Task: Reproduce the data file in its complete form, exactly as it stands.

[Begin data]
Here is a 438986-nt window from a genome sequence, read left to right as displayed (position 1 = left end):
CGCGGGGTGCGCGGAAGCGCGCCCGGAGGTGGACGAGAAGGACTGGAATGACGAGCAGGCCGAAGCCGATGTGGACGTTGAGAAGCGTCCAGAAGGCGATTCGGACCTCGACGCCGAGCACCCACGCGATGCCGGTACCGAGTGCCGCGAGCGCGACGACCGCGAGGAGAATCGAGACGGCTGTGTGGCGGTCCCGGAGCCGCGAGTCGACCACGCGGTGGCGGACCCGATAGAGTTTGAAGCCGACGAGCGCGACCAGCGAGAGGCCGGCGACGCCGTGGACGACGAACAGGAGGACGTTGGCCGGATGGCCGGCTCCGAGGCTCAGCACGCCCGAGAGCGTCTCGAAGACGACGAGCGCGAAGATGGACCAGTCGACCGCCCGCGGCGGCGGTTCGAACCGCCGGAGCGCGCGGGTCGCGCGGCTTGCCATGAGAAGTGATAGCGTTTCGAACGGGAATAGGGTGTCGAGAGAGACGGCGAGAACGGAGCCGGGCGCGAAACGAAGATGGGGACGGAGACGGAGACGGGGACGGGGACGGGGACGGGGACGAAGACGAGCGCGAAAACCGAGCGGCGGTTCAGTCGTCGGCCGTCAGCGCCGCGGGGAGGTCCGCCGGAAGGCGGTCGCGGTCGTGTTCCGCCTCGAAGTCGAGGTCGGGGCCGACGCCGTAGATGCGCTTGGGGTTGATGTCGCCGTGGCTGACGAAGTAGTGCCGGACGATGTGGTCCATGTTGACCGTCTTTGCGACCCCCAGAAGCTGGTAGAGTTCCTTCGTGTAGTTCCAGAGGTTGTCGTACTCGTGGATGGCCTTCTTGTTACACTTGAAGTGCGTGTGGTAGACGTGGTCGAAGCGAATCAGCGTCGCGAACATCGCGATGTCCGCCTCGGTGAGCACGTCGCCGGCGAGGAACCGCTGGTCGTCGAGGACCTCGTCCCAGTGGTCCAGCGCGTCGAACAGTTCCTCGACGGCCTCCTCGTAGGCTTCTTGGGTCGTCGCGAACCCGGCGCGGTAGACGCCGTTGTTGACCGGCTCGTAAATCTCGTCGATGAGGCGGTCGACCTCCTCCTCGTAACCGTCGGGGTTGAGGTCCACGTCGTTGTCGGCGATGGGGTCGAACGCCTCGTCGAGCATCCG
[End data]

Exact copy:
Here is a 438986-nt window from a genome sequence, read left to right as displayed (position 1 = left end):
CGCGGGGTGCGCGGAAGCGCGCCCGGAGGTGGACGAGAAGGACTGGAATGACGAGCAGGCCGAAGCCGATGTGGACGTTGAGAAGCGTCCAGAAGGCGATTCGGACCTCGACGCCGAGCACCCACGCGATGCCGGTACCGAGTGCCGCGAGCGCGACGACCGCGAGGAGAATCGAGACGGCTGTGTGGCGGTCCCGGAGCCGCGAGTCGACCACGCGGTGGCGGACCCGATAGAGTTTGAAGCCGACGAGCGCGACCAGCGAGAGGCCGGCGACGCCGTGGACGACGAACAGGAGGACGTTGGCCGGATGGCCGGCTCCGAGGCTCAGCACGCCCGAGAGCGTCTCGAAGACGACGAGCGCGAAGATGGACCAGTCGACCGCCCGCGGCGGCGGTTCGAACCGCCGGAGCGCGCGGGTCGCGCGGCTTGCCATGAGAAGTGATAGCGTTTCGAACGGGAATAGGGTGTCGAGAGAGACGGCGAGAACGGAGCCGGGCGCGAAACGAAGATGGGGACGGAGACGGAGACGGGGACGGGGACGGGGACGGGGACGAAGACGAGCGCGAAAACCGAGCGGCGGTTCAGTCGTCGGCCGTCAGCGCCGCGGGGAGGTCCGCCGGAAGGCGGTCGCGGTCGTGTTCCGCCTCGAAGTCGAGGTCGGGGCCGACGCCGTAGATGCGCTTGGGGTTGATGTCGCCGTGGCTGACGAAGTAGTGCCGGACGATGTGGTCCATGTTGACCGTCTTTGCGACCCCCAGAAGCTGGTAGAGTTCCTTCGTGTAGTTCCAGAGGTTGTCGTACTCGTGGATGGCCTTCTTGTTACACTTGAAGTGCGTGTGGTAGACGTGGTCGAAGCGAATCAGCGTCGCGAACATCGCGATGTCCGCCTCGGTGAGCACGTCGCCGGCGAGGAACCGCTGGTCGTCGAGGACCTCGTCCCAGTGGTCCAGCGCGTCGAACAGTTCCTCGACGGCCTCCTCGTAGGCTTCTTGGGTCGTCGCGAACCCGGCGCGGTAGACGCCGTTGTTGACCGGCTCGTAAATCTCGTCGATGAGGCGGTCGACCTCCTCCTCGTAACCGTCGGGGTTGAGGTCCACGTCGTTGTCGGCGATGGGGTCGAACGCCTCGTCGAGCATCCG